a higher SS check after you retire. The Cost of Living increase is not
    a product of employer and employee contributions. That's the Fed's end
    of the bargain after employer / employee contributions stop. What you
    make after retirement essentially becomes supplemental.

    - Thee Chicago Wolf
    Thee Chicago Wolf, May 5, 2007
  16. I see this post which shows as 8 AM, but that is probably due to time
    Your facts were wrong, the above links from the same web site point to
    actual consumer numbers and experience. I don't owe you an apology.

    - Thee Chicago Wolf
    Thee Chicago Wolf, May 5, 2007
  17. Thee Chicago Wolf

    Matt Whiting Guest

    Yes, your approach is communistic, but I don't know if you personally
    are a communist or not. I've voted in the past for Democrats, but that
    doesn't make me a member of the Democratic party.

    It doesn't benefit people who need or want to drive real trucks and
    SUVs. The modifications required to make a 3/4 ton pickup get 30 MPG
    would make it not useful for plowing snow or towing anything bigger than
    a utility trailer.

    Neither do I which is why I save a large percentage of my income and
    live pretty frugally relative to my income. However, I don't want to
    subsidize those who chose to live their life beyond their means.

    The COLA is the annual increase that all people drawing SS get in their
    check. You are showing a profound ignorance of the SS system.

    Matt Whiting, May 5, 2007
  18. Thee Chicago Wolf

    Matt Whiting Guest

    You are really showing how little integrity you have. Here is what you

    "So, I don't mean to feed trolls but if Matt says your car is such a
    "gas hog" and there are ALL THESE CARS THAT GET OVER 50 MPG...well,
    Matt, put your money where you mouth is. And be sure to put it with
    the updated EPA standards as well. he ain't a hypocrite. I think he
    just reinforced the fact that since you have no evidence to support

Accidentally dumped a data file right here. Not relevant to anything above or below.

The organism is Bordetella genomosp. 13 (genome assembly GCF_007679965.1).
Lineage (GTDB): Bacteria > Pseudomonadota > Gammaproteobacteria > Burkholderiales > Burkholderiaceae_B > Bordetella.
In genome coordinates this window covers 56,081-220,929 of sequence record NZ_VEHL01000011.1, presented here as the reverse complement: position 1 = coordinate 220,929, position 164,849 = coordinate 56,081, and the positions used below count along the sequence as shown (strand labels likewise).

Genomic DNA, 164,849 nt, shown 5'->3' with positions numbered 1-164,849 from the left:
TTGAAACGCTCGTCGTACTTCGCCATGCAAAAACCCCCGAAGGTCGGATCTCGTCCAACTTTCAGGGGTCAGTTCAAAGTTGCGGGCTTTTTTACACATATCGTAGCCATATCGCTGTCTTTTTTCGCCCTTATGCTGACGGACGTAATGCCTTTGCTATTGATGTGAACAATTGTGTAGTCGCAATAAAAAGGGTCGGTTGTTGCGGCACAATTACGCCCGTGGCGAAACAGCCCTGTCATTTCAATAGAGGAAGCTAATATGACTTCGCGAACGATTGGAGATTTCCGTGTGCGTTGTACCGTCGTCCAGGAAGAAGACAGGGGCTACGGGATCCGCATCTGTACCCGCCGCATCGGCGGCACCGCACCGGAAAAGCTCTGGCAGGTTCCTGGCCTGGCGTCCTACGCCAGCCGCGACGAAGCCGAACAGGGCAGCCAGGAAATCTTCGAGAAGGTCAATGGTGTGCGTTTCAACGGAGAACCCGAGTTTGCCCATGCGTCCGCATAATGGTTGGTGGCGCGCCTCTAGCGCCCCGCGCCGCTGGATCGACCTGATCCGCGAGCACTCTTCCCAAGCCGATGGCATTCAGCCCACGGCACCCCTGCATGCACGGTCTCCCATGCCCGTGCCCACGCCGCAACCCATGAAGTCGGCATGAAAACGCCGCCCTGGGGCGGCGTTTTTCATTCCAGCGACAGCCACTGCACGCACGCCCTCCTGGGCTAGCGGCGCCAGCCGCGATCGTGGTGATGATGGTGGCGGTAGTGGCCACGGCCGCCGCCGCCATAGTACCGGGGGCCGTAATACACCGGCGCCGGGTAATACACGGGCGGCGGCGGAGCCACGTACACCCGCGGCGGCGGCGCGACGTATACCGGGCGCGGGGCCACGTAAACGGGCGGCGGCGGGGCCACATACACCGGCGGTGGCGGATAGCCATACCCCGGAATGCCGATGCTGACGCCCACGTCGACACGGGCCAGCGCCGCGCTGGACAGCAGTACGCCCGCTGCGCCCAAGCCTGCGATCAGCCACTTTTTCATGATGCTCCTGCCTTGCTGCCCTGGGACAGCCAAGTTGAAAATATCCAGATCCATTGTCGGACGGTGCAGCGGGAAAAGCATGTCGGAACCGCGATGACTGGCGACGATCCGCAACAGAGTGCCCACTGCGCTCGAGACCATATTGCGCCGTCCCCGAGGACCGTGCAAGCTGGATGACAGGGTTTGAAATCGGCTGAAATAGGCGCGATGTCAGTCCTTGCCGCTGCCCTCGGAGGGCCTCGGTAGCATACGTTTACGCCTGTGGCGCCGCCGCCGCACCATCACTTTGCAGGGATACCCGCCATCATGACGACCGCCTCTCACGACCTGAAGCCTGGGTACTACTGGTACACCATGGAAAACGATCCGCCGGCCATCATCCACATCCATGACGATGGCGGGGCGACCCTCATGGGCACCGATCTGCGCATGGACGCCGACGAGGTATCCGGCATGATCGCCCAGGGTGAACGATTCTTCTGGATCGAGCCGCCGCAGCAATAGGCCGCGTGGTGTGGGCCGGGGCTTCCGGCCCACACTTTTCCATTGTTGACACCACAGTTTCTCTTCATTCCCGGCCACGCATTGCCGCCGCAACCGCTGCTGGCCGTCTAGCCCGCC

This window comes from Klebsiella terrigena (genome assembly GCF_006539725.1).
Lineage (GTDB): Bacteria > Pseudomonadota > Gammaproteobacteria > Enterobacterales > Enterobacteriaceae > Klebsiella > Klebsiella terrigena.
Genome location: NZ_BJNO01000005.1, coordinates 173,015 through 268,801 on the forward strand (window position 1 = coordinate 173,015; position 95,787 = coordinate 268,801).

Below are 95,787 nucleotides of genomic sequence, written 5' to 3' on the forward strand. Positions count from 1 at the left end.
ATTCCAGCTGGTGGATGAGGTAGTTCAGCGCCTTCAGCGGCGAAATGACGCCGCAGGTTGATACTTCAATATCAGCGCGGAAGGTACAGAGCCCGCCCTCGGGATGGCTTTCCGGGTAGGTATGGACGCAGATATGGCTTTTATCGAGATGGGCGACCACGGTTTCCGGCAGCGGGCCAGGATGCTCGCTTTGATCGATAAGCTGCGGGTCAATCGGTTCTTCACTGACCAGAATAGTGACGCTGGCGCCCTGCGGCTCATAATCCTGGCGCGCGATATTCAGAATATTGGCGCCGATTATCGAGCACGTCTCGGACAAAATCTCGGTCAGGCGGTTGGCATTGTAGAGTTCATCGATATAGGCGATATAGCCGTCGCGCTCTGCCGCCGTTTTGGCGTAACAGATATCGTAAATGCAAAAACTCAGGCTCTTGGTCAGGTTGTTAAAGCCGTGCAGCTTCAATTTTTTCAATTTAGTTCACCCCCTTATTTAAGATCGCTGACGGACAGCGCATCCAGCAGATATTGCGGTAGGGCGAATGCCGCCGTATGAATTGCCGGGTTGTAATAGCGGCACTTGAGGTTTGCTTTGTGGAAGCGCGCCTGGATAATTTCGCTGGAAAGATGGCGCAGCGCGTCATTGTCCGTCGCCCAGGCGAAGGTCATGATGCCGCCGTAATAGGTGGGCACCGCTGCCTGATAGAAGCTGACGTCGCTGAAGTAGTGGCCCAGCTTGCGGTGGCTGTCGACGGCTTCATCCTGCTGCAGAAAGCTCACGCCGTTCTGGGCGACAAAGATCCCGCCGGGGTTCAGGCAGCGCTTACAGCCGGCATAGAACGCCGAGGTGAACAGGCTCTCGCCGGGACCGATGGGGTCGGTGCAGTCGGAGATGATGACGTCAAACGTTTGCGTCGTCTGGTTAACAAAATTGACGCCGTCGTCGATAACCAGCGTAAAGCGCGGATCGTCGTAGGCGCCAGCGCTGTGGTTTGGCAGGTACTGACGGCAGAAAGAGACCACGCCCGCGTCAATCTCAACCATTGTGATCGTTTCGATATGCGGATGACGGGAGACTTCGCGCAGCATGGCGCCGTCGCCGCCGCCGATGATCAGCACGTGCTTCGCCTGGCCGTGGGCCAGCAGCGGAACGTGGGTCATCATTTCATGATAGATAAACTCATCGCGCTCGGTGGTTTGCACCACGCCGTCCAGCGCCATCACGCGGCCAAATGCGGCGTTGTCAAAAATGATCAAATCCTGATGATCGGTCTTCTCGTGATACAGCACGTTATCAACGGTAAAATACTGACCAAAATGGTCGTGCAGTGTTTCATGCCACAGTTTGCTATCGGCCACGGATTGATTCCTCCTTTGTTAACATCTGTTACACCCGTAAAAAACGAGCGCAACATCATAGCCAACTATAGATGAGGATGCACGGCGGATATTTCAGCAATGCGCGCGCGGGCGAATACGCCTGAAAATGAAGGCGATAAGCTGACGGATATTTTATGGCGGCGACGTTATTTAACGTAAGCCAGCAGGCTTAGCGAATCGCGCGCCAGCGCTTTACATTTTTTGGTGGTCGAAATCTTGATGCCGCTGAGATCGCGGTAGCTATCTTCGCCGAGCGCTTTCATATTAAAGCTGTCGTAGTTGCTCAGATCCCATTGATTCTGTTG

your claim, you're like a Republican debating a Democrat: all blame
    and no game."

    I showed you data using the updated EPA standards. Now you are changing
    the rules because I called your bluff. That shows you have no integrity
    and thus aren't worth further effort to educate. Adios.

    Matt Whiting, May 5, 2007
  19. "So, I don't mean to feed trolls but if Matt says your car is such a
    Matt, you did in fact show me two cars that, according to the EPA,
    that do in fact get 50 MPG. You are correct. I look at and saw those
    EPA numbers. Did you follow the links posted by me? It seems you
    purposely chose to ignore them and didn't even acknowledge them. Why?
    I didn't change the rules. I thought it was common knowledge that the
    EPA rating in no way reflects real world performance. I'm sure you
    know that. Anyone who buys a car knows that what's printed on the
    sticker is never what the car gets. That's why I supplemented what you
    showed me from the exact same web site. I felt you were omitting
    facts, that's all. Why you choose to ignore the same data from
    exactly the same source is to your convenience, not mine. From the
    exact same web site, real world customer performance is showing it be
    under 50 MPG, albeit close. The EPA ratings, while correct and true on
    paper and according to an ideal driving situations and the percentage
    of city to highway ratio they specify, could not possible reflect all
    driving conditions of all drivers. You see the same tiny text printed
    on the bottom of TV ads for cars: actual result may very. And that is
    all I am saying.

    - Thee Chicago Wolf
    Thee Chicago Wolf, May 6, 2007
  20. Thee Chicago Wolf

    Matt Whiting Guest

    You claim was that I couldn't produce cars that got 50 MPG according to
    the new EPA standards. You didn't say anything about "real world"
    mileage. I consistently match or exceed the EPA ratings for all three
    of my current vehicles.

    Matt Whiting, May 6, 2007